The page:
Why is it that we bump into the word ‘sustainable’ all over the place now? In this week’s post, Dr. Giovanni Siepe explains how sustainability is, in fact, about survival.
Sustainability is a word that we often hear in conversations that involve environment, economy, organizations and many other aspects of our everyday lives. What is so special about it? And what is the meaning we associate it with?
The main reason why almost “all of a sudden” we have started talking about sustainability, and also about systems, is because during the last 30 years we have gone through frequent economic crises that have led the world, particularly the western world, into the current state of emergency. In other words, we fear for the survival of our world as we know it. We fear we cannot keep up our present standard of living, and we have realized that resources are limited and we cannot “sustain” the way we live for ever.
Sustainability means survival
Sustainability is, as a matter of fact, synonymous with survival. In this respect, the concept of sustainability is strictly connected with the concept of system. Any system is defined by its own goal, i.e. the aim toward which it works. If parts of the system work towards another goal that is not in line with the global goal of the system, or the parts do not subordinate to the global goal of the system, the results can be catastrophic: the system can collapse and destroy itself.
This statement is in line with the most recent studies on networks (and systems are networks). These studies show that networks can “survive” if the hubs in the network do not grow too much at the expense of the smaller nodes. Also in biology, recent studies show how communities of bacteria can only survive, i.e. “sustain” themselves, if they use the available resources by means of cooperation, and not through competition. This is the very essence of a system, and this is part of the legacy of Dr. W. Edwards Deming’s message for the science and practice of managing organizations.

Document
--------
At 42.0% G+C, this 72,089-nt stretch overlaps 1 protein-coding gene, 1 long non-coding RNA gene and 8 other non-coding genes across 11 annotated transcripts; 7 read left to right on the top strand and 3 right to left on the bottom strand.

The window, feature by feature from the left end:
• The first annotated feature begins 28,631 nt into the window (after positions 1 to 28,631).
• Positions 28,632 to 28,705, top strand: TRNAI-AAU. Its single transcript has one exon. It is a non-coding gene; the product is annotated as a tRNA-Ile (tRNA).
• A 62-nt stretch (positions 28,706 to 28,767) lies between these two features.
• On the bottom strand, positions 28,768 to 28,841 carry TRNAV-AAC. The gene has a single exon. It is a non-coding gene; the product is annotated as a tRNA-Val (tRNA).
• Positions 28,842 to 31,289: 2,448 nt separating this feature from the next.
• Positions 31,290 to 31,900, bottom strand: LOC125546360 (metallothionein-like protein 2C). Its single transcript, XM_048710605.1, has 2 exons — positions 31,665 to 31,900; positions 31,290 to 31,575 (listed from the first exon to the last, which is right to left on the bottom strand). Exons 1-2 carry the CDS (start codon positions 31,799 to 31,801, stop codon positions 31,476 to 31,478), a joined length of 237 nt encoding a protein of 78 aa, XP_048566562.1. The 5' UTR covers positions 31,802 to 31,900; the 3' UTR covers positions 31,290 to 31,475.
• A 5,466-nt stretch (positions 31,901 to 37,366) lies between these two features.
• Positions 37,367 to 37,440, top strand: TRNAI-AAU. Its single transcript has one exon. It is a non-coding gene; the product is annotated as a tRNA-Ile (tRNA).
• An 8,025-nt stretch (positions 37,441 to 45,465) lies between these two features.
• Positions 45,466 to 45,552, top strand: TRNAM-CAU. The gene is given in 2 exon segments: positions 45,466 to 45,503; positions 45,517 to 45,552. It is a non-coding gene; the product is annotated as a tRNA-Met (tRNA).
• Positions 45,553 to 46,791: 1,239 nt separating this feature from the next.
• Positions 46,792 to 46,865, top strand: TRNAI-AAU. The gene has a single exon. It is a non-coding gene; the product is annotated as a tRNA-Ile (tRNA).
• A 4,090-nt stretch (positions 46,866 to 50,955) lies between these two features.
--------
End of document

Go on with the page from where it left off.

Why have we only just realized what we need to do to survive?
The world, until 30-40 years ago, was much less interconnected than it is today. Every nation, every state, every region, every city or town was working and living almost in isolation. Transportation and information exchanges were more difficult, and the possibility of cultural, economical and social “contamination” was much more unlikely.
The problem of sustainability really only concerned local communities, and not a larger environment. Today, instead, the explosion of information technology and increased mobility have made the “local optima” model obsolete. We live in a constantly growing environment that requires a different approach to sustainability, or, in another word, survival. If we really want to have a safe and sustainable economy, and as a consequence we want to survive, then our system, our network, and our environment cannot be static; they must be dynamic, and so must their goals. They must learn to cooperate, adapt and grow.
The way forward: cooperation
Any economic entity and any for-profit organization has to be inclusive: it must take into account that we do not live and survive in isolation, that we need external input, and that our output is needed for the survival of some other entity.
The ultimate system, in the end, is the World as a whole. No individual market will ever survive if other markets go under. Let’s not forget that Economics is a social science, and the very first form of Economics was the exchange of goods. If we no longer have anyone to exchange goods with, then we no longer have an Economy.